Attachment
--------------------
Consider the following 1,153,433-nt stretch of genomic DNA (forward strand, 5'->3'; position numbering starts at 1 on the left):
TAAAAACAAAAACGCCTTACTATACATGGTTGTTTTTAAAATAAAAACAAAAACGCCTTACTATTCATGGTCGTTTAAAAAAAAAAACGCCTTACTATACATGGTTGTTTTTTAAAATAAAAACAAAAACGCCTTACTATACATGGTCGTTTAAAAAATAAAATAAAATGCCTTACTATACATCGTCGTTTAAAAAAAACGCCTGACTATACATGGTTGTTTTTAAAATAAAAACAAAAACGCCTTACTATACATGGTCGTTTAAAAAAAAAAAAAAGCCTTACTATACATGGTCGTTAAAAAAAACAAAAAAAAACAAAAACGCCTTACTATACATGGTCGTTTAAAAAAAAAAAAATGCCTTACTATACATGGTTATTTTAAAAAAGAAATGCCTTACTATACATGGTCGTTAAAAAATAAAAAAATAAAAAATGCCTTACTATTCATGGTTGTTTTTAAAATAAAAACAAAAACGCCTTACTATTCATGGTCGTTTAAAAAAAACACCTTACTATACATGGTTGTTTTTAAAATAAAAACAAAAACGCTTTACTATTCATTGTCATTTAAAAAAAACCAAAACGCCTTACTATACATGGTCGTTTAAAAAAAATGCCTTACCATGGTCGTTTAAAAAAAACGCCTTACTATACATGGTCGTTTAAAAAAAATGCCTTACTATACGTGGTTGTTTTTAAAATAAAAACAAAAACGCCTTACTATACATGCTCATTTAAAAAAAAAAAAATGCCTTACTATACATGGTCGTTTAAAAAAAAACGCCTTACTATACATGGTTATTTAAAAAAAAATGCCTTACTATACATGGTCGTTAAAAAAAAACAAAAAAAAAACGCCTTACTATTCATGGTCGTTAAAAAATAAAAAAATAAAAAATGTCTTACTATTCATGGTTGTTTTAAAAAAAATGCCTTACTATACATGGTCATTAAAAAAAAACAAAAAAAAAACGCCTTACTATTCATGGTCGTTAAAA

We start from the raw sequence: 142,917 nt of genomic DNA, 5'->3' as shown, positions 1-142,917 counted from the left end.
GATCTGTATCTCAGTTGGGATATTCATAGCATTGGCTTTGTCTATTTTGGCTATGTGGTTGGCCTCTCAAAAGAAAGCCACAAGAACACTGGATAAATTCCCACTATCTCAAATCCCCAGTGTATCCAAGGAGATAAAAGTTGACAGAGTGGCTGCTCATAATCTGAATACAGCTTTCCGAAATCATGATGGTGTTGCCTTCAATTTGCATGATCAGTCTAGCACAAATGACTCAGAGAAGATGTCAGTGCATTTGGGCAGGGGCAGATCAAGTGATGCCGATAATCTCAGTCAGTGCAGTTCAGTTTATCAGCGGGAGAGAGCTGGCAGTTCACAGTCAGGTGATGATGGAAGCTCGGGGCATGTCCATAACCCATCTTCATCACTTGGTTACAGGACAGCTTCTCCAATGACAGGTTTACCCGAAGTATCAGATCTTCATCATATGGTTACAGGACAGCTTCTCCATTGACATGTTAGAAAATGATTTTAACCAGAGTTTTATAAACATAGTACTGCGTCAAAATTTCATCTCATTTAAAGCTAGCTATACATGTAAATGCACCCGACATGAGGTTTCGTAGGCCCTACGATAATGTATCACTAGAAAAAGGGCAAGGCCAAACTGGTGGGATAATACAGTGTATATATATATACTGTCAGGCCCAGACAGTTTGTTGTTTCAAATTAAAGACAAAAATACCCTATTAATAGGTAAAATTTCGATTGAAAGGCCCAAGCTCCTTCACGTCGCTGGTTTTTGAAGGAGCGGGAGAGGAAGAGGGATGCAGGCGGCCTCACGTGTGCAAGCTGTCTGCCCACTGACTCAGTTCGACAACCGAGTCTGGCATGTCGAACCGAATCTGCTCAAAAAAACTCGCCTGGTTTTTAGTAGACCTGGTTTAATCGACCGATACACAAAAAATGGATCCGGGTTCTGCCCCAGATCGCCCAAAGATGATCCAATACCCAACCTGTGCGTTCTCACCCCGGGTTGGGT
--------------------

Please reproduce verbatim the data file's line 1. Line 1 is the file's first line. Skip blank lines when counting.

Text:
Consider the following 1,153,433-nt stretch of genomic DNA (forward strand, 5'->3'; position numbering starts at 1 on the left):